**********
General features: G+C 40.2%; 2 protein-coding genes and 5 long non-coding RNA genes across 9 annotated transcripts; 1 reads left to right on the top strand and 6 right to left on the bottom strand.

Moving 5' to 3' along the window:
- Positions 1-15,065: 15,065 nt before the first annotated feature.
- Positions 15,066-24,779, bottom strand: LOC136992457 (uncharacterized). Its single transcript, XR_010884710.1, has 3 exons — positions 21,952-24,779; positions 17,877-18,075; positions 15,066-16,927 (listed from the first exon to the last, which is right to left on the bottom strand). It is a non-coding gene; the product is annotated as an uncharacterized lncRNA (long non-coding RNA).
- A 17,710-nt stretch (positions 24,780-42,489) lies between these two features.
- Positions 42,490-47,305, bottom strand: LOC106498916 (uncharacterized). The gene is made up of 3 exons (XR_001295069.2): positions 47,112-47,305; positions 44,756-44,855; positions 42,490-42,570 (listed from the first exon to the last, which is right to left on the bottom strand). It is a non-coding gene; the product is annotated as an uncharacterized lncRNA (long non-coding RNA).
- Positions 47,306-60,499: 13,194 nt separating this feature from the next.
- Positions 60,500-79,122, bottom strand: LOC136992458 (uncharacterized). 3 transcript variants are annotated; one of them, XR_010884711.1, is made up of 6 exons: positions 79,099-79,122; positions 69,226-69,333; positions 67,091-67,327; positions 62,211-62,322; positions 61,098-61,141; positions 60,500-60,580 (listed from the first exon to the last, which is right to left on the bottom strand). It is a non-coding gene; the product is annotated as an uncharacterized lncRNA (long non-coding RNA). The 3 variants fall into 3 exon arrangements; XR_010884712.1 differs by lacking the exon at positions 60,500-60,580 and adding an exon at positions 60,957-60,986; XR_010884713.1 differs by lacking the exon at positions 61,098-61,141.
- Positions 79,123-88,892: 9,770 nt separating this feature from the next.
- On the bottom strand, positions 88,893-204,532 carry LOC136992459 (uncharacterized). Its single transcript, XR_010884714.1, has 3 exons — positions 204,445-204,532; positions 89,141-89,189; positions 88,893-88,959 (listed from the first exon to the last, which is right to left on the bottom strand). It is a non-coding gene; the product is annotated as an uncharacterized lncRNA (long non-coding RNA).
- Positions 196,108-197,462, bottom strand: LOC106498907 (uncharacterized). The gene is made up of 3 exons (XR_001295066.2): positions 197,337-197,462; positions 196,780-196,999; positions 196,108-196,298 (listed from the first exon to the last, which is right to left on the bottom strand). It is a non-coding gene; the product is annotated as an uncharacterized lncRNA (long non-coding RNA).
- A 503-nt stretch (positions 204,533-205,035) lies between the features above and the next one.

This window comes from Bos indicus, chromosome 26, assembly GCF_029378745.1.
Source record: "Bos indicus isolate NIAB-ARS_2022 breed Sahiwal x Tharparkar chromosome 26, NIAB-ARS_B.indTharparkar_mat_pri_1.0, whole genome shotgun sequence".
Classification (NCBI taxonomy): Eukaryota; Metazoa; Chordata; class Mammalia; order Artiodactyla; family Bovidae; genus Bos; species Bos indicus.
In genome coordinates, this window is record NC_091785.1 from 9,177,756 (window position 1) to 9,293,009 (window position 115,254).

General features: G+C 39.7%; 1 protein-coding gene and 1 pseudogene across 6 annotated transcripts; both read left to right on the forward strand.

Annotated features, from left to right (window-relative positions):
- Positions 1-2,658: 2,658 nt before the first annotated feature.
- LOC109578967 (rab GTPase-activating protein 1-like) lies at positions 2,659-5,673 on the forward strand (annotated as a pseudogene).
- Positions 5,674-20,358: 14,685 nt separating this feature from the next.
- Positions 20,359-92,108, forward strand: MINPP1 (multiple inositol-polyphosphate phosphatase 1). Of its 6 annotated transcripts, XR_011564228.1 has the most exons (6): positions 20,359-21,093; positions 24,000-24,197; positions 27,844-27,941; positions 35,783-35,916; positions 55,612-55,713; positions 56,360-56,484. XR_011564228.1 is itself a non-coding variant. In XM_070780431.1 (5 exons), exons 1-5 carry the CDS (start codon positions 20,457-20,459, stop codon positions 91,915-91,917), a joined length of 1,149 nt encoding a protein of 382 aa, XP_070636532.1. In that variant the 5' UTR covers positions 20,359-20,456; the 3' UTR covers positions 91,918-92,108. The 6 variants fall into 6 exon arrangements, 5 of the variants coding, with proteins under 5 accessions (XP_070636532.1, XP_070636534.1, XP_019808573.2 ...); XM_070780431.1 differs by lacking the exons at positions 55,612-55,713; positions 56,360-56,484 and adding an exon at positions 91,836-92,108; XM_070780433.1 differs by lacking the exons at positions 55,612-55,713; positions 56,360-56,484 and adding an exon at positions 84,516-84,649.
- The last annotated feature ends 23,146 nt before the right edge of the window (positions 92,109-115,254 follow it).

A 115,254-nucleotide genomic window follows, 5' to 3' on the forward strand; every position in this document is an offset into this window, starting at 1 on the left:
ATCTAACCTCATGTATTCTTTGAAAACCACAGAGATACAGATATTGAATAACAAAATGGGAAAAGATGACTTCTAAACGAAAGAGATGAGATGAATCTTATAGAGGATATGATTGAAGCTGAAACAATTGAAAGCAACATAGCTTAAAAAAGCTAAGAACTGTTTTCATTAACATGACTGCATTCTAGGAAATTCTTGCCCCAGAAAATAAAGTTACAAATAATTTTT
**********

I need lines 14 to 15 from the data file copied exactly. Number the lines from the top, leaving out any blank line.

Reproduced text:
Source record: "Bos indicus isolate NIAB-ARS_2022 breed Sahiwal x Tharparkar chromosome 26, NIAB-ARS_B.indTharparkar_mat_pri_1.0, whole genome shotgun sequence".
Classification (NCBI taxonomy): Eukaryota; Metazoa; Chordata; class Mammalia; order Artiodactyla; family Bovidae; genus Bos; species Bos indicus.